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Has anyone thought about neutral electrons? Neutral photons? Photons are positive and negative in one. Why not neutral? If the sun has neutrons in the center with no charge it would appear empty and heavy.
Question Date: 2019-04-28
Answer 1:

Neutral electrons do exist, they are called electron neutrinos. They are part of what is called the "Standard Model" particle physics.

The Standard Model says that are a limited set of fundamental particles that make up all the matter and interactions in the universe. Electrons and electron neutrinos are part of the standard model, as well as quarks, which make up the nucleus of atoms, and photons.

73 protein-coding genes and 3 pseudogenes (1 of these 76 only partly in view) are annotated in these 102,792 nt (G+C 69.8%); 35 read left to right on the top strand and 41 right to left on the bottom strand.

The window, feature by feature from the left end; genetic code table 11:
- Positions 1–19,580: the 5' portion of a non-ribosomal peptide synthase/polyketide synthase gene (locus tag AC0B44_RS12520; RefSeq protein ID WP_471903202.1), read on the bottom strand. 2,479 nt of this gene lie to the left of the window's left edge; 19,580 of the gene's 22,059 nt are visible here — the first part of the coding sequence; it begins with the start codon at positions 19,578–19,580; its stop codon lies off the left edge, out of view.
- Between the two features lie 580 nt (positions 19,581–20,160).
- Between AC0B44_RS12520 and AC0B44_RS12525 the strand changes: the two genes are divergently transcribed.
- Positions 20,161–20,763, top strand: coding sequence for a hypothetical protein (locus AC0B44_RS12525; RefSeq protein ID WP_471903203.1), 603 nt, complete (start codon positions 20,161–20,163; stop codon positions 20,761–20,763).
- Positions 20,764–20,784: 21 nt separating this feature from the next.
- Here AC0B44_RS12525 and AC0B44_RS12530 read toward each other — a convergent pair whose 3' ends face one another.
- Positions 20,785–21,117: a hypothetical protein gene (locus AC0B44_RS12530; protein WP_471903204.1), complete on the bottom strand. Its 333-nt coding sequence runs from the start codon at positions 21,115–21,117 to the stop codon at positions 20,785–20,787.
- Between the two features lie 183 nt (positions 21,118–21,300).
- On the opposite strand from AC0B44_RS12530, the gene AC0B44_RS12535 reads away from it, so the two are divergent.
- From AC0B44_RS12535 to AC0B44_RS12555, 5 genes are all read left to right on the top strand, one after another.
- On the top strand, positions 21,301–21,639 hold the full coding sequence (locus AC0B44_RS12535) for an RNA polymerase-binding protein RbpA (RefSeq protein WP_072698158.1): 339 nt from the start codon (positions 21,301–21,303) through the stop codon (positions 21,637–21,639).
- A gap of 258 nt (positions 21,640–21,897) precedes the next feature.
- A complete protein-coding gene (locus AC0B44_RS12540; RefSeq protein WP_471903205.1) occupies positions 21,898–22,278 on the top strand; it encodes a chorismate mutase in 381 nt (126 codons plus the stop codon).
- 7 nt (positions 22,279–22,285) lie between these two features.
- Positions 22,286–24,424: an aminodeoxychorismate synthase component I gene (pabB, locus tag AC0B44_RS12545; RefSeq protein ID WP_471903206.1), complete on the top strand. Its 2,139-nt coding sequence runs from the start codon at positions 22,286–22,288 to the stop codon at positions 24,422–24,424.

Photons are actually neutral charge, but they do mediate the interactions between positive and negative charges.

The Sun is made up of mostly hydrogen and helium and is currently undergoing fusion. When all the hydrogen is consumed, it will turn into a white dwarf, which is mostly carbon and oxygen. Stars that are bigger than our Sun can create a supernova when their fusion stops, which leaves behind a neutron star. A neutron star is much smaller than earth, but can have about as much mass as our Sun. This means it is super dense! Neutron stars are very hot on the surface (600,000 K), but are not undergoing fusion, so they are not producing energy.

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